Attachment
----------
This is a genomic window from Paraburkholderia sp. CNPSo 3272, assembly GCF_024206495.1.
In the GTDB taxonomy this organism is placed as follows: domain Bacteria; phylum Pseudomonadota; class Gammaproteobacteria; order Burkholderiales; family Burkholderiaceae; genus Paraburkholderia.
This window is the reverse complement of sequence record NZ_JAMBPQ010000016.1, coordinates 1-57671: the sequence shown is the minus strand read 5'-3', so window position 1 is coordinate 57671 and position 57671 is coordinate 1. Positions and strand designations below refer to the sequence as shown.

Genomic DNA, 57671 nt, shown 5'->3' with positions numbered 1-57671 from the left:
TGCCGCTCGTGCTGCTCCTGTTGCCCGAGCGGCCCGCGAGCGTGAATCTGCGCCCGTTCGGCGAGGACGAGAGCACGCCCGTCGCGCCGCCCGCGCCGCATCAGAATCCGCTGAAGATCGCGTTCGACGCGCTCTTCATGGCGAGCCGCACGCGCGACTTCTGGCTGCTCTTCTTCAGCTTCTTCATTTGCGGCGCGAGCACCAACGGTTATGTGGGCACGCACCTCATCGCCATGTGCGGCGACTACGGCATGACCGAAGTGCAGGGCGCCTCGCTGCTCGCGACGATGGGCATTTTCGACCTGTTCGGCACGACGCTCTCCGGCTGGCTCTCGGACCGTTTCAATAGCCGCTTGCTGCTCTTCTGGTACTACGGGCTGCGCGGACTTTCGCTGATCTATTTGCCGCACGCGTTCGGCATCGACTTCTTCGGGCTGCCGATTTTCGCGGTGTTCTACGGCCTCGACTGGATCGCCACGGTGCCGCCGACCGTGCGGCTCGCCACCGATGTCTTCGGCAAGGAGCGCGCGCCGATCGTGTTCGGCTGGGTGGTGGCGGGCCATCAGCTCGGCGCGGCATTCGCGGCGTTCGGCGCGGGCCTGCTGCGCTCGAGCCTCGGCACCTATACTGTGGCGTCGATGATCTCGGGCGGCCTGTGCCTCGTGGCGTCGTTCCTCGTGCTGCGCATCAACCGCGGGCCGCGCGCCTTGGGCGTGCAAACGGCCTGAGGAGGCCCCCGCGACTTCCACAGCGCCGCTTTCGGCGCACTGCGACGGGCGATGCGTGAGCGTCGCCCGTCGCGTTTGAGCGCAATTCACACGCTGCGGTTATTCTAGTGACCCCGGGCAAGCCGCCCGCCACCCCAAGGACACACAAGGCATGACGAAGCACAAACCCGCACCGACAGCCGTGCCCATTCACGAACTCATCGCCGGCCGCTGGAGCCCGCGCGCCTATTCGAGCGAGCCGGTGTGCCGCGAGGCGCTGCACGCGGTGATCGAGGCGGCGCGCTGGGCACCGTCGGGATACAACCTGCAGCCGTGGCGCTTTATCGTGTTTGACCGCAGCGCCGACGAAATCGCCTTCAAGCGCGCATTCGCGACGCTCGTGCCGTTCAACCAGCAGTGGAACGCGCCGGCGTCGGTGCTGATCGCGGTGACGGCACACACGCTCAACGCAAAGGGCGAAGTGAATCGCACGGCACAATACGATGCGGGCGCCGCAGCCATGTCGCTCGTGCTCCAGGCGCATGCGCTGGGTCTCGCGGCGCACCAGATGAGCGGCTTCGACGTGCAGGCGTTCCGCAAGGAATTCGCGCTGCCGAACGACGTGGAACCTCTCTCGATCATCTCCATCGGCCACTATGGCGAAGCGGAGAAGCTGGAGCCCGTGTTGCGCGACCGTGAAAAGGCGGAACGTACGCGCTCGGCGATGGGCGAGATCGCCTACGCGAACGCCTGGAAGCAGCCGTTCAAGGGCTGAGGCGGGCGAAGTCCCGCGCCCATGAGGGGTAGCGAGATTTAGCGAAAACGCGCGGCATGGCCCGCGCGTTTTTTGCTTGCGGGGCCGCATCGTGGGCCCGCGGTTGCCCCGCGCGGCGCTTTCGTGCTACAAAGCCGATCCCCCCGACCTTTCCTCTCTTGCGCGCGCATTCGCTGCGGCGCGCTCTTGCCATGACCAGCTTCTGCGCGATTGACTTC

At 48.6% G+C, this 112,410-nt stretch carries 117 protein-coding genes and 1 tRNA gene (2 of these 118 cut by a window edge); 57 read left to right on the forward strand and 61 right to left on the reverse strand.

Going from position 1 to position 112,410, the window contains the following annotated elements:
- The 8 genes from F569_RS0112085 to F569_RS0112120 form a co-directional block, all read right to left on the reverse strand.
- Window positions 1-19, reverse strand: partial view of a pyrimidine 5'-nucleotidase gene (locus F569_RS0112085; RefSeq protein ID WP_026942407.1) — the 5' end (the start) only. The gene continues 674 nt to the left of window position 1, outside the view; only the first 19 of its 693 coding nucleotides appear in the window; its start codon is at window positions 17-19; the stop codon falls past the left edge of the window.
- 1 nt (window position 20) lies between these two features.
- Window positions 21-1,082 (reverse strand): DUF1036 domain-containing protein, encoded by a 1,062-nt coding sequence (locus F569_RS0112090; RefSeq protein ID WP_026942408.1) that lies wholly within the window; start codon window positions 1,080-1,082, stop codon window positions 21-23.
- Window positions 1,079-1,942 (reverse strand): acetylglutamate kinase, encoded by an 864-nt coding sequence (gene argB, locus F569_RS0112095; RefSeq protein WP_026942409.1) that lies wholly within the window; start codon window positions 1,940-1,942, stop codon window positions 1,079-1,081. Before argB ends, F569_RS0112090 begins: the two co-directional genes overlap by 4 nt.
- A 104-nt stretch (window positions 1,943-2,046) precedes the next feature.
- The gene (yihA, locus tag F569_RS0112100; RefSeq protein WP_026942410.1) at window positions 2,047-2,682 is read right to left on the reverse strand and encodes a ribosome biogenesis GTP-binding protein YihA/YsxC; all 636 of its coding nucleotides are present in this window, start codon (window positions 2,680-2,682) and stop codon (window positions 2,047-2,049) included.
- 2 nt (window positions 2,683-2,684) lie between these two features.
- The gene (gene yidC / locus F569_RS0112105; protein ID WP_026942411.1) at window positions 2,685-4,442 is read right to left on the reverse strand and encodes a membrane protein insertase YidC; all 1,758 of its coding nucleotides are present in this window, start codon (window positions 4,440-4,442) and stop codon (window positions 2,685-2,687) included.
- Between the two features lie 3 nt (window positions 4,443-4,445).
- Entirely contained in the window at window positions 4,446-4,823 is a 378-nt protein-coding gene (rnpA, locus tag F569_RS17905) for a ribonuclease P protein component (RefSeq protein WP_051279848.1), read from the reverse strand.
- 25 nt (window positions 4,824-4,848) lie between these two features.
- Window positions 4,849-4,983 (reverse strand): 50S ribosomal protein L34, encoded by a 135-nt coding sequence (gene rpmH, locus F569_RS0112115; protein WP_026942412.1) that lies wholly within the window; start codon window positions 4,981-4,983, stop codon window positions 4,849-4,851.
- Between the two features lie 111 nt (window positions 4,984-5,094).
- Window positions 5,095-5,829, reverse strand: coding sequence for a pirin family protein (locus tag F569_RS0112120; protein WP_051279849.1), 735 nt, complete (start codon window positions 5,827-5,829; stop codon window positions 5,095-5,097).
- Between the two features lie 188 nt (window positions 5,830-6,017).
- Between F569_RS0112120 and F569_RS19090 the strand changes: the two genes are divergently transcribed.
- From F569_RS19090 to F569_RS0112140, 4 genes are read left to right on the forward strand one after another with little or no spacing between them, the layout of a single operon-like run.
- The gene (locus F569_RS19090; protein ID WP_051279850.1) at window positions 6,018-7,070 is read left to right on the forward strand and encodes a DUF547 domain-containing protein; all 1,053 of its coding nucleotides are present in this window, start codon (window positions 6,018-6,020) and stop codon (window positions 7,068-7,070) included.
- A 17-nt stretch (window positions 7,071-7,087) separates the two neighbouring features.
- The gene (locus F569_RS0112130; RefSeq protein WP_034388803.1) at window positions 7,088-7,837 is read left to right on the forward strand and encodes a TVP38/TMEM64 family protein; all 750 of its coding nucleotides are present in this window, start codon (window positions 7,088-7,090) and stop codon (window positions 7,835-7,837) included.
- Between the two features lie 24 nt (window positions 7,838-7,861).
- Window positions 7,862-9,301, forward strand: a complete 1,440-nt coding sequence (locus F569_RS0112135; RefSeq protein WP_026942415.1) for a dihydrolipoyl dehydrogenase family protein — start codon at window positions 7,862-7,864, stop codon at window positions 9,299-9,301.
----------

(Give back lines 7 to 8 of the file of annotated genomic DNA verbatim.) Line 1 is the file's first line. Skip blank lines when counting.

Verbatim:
Going from position 1 to position 112,410, the window contains the following annotated elements:
- The 8 genes from F569_RS0112085 to F569_RS0112120 form a co-directional block, all read right to left on the reverse strand.